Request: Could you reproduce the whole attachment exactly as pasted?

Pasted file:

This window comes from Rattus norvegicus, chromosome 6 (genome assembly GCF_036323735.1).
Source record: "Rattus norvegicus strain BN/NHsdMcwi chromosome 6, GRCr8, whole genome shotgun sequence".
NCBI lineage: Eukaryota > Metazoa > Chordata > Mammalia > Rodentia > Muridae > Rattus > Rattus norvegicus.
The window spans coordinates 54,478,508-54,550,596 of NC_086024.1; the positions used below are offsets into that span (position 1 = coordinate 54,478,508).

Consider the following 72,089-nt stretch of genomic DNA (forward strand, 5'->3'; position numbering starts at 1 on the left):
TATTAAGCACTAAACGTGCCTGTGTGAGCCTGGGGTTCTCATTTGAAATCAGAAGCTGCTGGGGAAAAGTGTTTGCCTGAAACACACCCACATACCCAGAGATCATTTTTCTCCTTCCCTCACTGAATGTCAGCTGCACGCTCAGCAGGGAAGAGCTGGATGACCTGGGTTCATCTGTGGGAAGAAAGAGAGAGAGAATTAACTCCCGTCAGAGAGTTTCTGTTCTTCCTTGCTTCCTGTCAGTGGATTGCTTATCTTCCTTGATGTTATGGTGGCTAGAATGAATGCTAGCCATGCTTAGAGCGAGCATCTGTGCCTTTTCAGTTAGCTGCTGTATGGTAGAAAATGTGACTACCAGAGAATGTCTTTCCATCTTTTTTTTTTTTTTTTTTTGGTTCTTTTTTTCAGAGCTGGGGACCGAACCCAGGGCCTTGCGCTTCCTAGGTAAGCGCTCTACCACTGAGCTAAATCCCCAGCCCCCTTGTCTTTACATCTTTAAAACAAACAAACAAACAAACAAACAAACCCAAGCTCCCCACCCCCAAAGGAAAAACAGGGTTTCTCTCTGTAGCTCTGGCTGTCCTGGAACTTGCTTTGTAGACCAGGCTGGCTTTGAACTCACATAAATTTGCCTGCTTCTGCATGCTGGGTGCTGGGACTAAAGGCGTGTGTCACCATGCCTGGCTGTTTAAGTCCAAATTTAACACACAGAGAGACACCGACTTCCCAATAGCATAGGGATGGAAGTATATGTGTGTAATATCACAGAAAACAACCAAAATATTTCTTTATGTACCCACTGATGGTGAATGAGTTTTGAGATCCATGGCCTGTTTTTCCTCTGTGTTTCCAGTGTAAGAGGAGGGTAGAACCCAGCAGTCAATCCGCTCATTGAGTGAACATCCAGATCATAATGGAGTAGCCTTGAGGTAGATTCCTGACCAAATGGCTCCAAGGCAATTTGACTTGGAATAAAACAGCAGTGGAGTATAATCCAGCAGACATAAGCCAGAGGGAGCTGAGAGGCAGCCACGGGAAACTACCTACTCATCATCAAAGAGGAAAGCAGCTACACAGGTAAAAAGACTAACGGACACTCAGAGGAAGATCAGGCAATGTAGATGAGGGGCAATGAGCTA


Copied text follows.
This window comes from Rattus norvegicus, chromosome 6 (genome assembly GCF_036323735.1).
Source record: "Rattus norvegicus strain BN/NHsdMcwi chromosome 6, GRCr8, whole genome shotgun sequence".
NCBI lineage: Eukaryota > Metazoa > Chordata > Mammalia > Rodentia > Muridae > Rattus > Rattus norvegicus.
The window spans coordinates 54,478,508-54,550,596 of NC_086024.1; the positions used below are offsets into that span (position 1 = coordinate 54,478,508).

Consider the following 72,089-nt stretch of genomic DNA (forward strand, 5'->3'; position numbering starts at 1 on the left):
TATTAAGCACTAAACGTGCCTGTGTGAGCCTGGGGTTCTCATTTGAAATCAGAAGCTGCTGGGGAAAAGTGTTTGCCTGAAACACACCCACATACCCAGAGATCATTTTTCTCCTTCCCTCACTGAATGTCAGCTGCACGCTCAGCAGGGAAGAGCTGGATGACCTGGGTTCATCTGTGGGAAGAAAGAGAGAGAGAATTAACTCCCGTCAGAGAGTTTCTGTTCTTCCTTGCTTCCTGTCAGTGGATTGCTTATCTTCCTTGATGTTATGGTGGCTAGAATGAATGCTAGCCATGCTTAGAGCGAGCATCTGTGCCTTTTCAGTTAGCTGCTGTATGGTAGAAAATGTGACTACCAGAGAATGTCTTTCCATCTTTTTTTTTTTTTTTTTTTGGTTCTTTTTTTCAGAGCTGGGGACCGAACCCAGGGCCTTGCGCTTCCTAGGTAAGCGCTCTACCACTGAGCTAAATCCCCAGCCCCCTTGTCTTTACATCTTTAAAACAAACAAACAAACAAACAAACAAACCCAAGCTCCCCACCCCCAAAGGAAAAACAGGGTTTCTCTCTGTAGCTCTGGCTGTCCTGGAACTTGCTTTGTAGACCAGGCTGGCTTTGAACTCACATAAATTTGCCTGCTTCTGCATGCTGGGTGCTGGGACTAAAGGCGTGTGTCACCATGCCTGGCTGTTTAAGTCCAAATTTAACACACAGAGAGACACCGACTTCCCAATAGCATAGGGATGGAAGTATATGTGTGTAATATCACAGAAAACAACCAAAATATTTCTTTATGTACCCACTGATGGTGAATGAGTTTTGAGATCCATGGCCTGTTTTTCCTCTGTGTTTCCAGTGTAAGAGGAGGGTAGAACCCAGCAGTCAATCCGCTCATTGAGTGAACATCCAGATCATAATGGAGTAGCCTTGAGGTAGATTCCTGACCAAATGGCTCCAAGGCAATTTGACTTGGAATAAAACAGCAGTGGAGTATAATCCAGCAGACATAAGCCAGAGGGAGCTGAGAGGCAGCCACGGGAAACTACCTACTCATCATCAAAGAGGAAAGCAGCTACACAGGTAAAAAGACTAACGGACACTCAGAGGAAGATCAGGCAATGTAGATGAGGGGCAATGAGCTA